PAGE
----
Look by Lucie Biros
The college fashion show is a coming-of-age moment for the young designer — a benchmark that, at best, exhibits promising new designers, and at worst, offers a crash course in what not to wear. Seventeen graduating seniors had theirs during the 45th annual Apparel Design Senior Fashion Show at the University of Minnesota's Rapson Hall on Saturday evening, which doubled as a kickoff to this spring's edition of Minneapolis-St. Paul Fashion Week. This year’s show, entitled "Flux," offered lines ranging from the highly commercial to the all-out bizarre to the truly inspired.
Overall, this year’s crop of designers seemed intent on showcasing their commercial abilities — all the better to get a job upon graduating. A number of designers offered up well-made looks with smart design details, particularly by Jessica Loomis and Issa Mello, who both turned in children’s lines. I particularly coveted an adult version of Mello’s spiked jacket, rocked by a particularly hip, faux-hawked 9-year-old boy on the runway.
Anna Sviben’s collection of tailored shorts and jumpsuits showed promise, with a clear point of view, unique design details and a knack for mixing prints, though the execution could have used some fine tuning. Ellie Hottinger presented a smart collection of modern bridalwear with unique details and intriguing silhouettes, making her one to watch. Jen Voth’s sporty, color-blocked line attempted to think out of the box, though at times veered into over-designed pieces that fought for attention.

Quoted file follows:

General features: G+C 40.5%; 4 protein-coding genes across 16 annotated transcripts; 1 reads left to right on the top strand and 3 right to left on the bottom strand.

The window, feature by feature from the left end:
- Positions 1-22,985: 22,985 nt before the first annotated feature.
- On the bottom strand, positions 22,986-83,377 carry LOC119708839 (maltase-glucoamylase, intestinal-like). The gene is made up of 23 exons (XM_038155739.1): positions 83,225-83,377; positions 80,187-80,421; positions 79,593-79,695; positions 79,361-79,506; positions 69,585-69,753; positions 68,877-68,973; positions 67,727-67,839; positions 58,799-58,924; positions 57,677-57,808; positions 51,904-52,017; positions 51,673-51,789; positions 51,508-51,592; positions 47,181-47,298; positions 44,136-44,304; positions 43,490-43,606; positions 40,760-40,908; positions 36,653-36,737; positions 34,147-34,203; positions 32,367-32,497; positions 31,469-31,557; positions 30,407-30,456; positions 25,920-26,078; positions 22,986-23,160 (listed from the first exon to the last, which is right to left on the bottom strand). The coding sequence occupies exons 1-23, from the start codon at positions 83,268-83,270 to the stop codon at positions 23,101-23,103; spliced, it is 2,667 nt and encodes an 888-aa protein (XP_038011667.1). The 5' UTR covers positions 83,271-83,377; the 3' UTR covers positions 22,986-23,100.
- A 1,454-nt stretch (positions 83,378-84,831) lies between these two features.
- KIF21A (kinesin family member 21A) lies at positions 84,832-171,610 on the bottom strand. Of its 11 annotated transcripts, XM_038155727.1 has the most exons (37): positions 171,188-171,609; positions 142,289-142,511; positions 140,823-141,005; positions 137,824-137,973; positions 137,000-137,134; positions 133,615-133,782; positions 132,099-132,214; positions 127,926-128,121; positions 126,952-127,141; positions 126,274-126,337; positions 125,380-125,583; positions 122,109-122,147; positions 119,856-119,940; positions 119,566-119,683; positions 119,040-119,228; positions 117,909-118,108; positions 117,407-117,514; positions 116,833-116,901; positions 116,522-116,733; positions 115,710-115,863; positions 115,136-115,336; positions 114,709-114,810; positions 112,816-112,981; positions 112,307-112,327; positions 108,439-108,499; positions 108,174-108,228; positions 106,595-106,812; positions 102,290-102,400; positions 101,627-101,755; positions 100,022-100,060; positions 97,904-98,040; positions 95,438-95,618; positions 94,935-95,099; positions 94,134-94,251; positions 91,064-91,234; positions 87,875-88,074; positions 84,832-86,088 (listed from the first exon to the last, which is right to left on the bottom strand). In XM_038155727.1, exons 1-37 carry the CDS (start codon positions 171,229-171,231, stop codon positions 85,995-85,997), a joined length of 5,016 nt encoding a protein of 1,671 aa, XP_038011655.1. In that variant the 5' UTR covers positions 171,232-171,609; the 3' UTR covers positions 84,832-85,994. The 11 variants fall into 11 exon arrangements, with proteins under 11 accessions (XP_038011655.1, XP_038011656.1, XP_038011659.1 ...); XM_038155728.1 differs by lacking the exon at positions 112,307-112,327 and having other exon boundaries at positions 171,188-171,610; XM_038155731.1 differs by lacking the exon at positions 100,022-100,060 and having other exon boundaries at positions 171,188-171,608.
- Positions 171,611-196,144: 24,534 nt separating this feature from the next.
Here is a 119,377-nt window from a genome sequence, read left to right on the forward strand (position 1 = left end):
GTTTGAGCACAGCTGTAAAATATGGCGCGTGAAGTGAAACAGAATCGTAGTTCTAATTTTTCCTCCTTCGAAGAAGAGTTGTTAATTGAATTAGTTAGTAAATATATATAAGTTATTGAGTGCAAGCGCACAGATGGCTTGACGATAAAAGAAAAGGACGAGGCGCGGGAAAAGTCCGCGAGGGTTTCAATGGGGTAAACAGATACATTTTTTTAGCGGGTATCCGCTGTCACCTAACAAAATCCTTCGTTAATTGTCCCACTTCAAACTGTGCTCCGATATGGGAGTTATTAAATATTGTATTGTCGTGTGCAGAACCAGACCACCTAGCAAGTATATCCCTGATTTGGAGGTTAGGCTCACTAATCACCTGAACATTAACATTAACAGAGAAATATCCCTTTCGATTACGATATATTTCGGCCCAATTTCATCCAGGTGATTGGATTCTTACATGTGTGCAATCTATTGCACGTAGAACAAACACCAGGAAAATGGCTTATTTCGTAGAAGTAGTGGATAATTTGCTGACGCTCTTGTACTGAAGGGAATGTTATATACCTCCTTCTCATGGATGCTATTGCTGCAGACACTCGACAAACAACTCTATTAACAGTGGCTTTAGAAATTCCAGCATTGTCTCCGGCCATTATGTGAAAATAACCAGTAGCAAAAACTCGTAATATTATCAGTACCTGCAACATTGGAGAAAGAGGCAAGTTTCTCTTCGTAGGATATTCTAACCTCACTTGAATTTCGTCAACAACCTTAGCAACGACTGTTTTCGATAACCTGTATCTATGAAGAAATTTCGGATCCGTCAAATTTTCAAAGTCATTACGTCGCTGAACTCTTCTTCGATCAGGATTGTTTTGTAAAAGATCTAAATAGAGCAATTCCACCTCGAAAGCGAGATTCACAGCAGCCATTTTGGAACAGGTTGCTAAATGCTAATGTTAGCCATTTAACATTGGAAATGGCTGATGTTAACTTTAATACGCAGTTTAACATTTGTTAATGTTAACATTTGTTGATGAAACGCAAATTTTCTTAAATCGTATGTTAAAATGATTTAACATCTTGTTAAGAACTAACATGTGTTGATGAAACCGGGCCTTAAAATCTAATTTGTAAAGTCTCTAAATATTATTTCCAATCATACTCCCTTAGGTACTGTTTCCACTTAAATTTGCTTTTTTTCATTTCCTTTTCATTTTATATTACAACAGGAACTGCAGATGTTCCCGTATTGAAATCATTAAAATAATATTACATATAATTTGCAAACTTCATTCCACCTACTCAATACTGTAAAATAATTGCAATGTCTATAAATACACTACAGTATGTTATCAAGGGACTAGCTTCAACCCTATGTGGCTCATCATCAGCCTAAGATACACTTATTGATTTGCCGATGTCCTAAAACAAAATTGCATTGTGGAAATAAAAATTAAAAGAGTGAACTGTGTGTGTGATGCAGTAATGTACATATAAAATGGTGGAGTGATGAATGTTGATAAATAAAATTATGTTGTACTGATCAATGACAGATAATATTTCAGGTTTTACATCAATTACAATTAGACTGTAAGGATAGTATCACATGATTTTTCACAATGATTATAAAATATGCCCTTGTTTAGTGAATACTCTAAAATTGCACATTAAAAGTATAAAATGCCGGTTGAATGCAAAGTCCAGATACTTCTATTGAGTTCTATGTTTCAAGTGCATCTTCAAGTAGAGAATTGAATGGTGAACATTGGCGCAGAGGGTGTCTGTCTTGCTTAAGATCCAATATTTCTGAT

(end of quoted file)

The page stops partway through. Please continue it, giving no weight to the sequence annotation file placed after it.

It wouldn’t be a student fashion show without some experimental, flat-out weird lines, particularly Grace Lorig’s punk Ren Fest patchwork ragamuffins and Lucie Biros’ vampy collection of pointy-shouldered goths. Neither designer seemed concerned with commercial viability, which should always be a consideration unless one is planning on a future in theatrical costume design.
And then every once in awhile, someone stands out from the pack. Tonight’s wow moment came courtesy of Claire Ward, whose colorful, four-piece line mixed kitschy, gaudy materials like clear vinyl, plastic beading and plastic gimp with linear silhouettes and detailed embellishment that revealed a sense of humor, conceptual vision and sophistication, particularly particularly with a clear vinyl raincoat that was embellished with candy-like beading. (Unsurprisingly, Ward counts Emma Berg as a design mentor.) It was what a strong student collection should be: experimental and memorable, with a clear sense of identity and purpose.
[Top photo: Jahna Peloquin. Additional photos: Rod Hasse/handout]